In April, we closed off the sacrifice field and opened up Field #2. Technically, we should have let the grass get a couple inches longer than this (6-7″ is ideal for resilience and quick re-growth) but what the heck! We could no longer resist the horses’ yearning. You can see the condition of the sacrifice field on the left, compared to Field #2 on the right:
In April/May the sacrifice field is closed off for re-growth. Only this Field #2 and the dry paddock are open for the horses’ use. Ideally you would spread composted horse manure on the sacrifice field and seed at 15 lbs per acre. You can seed in April when the night time temperatures don’t get lower than 6-7 degrees Celsius – this is needed for the seeds to germinate. But even if you just close it off and leave it alone, a trashed field in a rainy climate area will rejuvenate fairly well on its own.
Once the horses had eaten the first two inches of grass off Field #2, we switched them to Field #3. This allowed Field #2 to recuperate much faster than if we allowed them to mow it down short before switching them. While we were waiting for the sacrifice field to recover and the grass to grow 6-inches tall, we rotated the horses between the other two fields. Once the sacrifice field was ready, we rotated among all 3 fields.
Numerous cattle farmers have done extensive experimentation with rotational grazing. In both Dirt To Soil by Gabe Brown and Kick The Hay Habit by Jim Gerrish, they found for maximum pasture usage/growth, they would rotate weekly, and in some cases, daily!
We had a manure pit behind the hay storage area on this property, the owner of this land was interested in composting and would hand-turn the manure with a shovel and add her gardening and leaf matter. We happily left her to it!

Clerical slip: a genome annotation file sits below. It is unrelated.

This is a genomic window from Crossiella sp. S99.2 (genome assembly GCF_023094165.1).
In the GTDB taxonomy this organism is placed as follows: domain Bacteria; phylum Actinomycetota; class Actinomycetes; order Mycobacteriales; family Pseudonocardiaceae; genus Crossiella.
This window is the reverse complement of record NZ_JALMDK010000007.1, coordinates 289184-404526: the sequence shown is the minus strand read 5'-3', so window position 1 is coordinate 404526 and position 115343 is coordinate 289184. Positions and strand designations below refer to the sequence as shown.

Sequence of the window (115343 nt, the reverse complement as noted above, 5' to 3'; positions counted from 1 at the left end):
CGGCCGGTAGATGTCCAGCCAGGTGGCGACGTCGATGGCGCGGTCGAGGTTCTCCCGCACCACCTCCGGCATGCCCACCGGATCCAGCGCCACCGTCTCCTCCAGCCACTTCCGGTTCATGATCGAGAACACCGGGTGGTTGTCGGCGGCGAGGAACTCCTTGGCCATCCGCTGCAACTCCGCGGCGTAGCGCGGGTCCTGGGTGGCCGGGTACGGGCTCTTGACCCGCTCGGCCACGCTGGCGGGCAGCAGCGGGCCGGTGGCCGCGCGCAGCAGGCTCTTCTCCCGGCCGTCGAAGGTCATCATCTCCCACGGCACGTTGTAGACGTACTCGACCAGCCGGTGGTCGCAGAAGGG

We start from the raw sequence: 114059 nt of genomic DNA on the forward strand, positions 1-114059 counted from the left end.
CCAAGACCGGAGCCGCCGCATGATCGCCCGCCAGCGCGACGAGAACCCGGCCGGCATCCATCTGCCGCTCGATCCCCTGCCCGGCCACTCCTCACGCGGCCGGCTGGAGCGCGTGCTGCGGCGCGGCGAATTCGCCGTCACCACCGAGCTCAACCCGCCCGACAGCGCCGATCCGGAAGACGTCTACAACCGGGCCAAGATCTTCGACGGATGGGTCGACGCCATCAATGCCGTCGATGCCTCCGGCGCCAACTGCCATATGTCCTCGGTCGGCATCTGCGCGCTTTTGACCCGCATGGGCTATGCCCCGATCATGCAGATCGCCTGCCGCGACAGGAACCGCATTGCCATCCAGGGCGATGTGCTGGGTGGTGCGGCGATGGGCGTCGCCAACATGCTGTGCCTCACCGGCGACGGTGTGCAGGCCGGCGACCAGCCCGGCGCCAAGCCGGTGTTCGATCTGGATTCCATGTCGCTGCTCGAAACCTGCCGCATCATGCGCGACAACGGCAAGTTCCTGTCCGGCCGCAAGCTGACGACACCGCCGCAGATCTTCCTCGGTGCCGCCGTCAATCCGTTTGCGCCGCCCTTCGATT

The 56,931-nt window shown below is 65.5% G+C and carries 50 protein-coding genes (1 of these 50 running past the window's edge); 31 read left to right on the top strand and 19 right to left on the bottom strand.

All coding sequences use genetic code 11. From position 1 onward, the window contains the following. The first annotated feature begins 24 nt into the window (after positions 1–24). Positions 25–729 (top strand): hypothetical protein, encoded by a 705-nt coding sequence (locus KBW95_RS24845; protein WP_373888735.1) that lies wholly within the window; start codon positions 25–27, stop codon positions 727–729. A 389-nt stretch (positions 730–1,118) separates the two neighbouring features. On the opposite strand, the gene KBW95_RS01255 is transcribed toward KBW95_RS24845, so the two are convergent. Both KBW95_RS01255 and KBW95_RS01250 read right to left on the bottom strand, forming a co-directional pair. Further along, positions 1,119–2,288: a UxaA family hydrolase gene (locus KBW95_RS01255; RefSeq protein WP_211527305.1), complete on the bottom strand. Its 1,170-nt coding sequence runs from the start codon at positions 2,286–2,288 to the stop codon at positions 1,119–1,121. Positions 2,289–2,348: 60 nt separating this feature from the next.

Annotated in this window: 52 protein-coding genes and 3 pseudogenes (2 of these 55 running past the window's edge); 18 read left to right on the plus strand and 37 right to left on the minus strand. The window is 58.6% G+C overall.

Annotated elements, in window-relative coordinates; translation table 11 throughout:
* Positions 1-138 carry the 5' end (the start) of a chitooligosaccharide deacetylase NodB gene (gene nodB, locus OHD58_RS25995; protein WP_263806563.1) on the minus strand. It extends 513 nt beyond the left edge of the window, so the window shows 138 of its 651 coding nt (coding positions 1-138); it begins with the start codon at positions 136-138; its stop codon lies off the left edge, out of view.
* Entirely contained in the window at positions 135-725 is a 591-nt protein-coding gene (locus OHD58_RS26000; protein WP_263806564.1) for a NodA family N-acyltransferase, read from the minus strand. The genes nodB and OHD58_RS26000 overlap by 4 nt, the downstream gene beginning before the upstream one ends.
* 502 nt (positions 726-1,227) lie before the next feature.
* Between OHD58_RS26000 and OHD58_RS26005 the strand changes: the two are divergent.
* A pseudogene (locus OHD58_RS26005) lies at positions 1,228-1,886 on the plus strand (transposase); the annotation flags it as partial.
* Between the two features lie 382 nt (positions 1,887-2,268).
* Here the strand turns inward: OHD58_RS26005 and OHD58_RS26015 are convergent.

My current equine permaculture system
Now for my in-depth video where I will take you around every aspect of the current permaculture system I use (and have evolved!) over the last 5 years. I hope this gives you some good ideas for your own property and I’d love to hear about anything you’ve discovered or found useful – just leave your comment below.
Note that the set-up in this video is specific to a Pacific Northwest, UK, Ireland, rainforest-type climate. So if you live in a different climate, just use this as a springboard for ideas and then adapt to your own unique needs.
Sections in Video:
2:00 – barns, shelters & gravel
5:50 – supplement feeding
7:50 – slowfeeding solutions
9:50 – feeding restricted resource (competition!)
13:00 – sleep shelters and in-floor heating!
16:00 – concrete footing
17:00 – scratching solution & horse safety
19:20 – ring road for herd movement
25:30 – eavestroughs & arena panels
27:30 – shelter exit design & considerations
30:25 – free choice minerals and salt
35:00 – manure pits and fly control
42:15 – 1st cut hay for teeth
44:20 – horse as mirror: the energetic & emotional aspects of health
46:00 – pasture rotation & regeneration
If you haven’t seen my post/video on the easiest, simplest way to compost horse manure, be sure and check it out!
You may also need my post on re-growing or rejuvenating a trashed field quickly.
And lastly, here’s my post on how to create a graveled dry area for your horses.
Contamination & soil remediation
As you saw in the video, if you have any kind of stream or water-way on your property, you have to protect it from substances leaching out of the composting or piled manure. This is typically done by setting up three, concrete-floored, semi-enclosed manure bays to store manure in the various stages of composting. The cement floor and sealed walls prevent any leaching. However, this is very expensive and time-consuming!
My cousin is an environmental biologist and instead came up with the brilliant idea of using the soil from when we first dug out the manure pits to create an earthen berm alongside our salmon feeder stream. The berm was four feet wide at the base and both our compost pile and the length of the berm was fenced off to prevent the horses from breaking down the berm. This was a MUCH cheaper and easier solution (and very environmentally-friendly) to prevent manure pile leaching.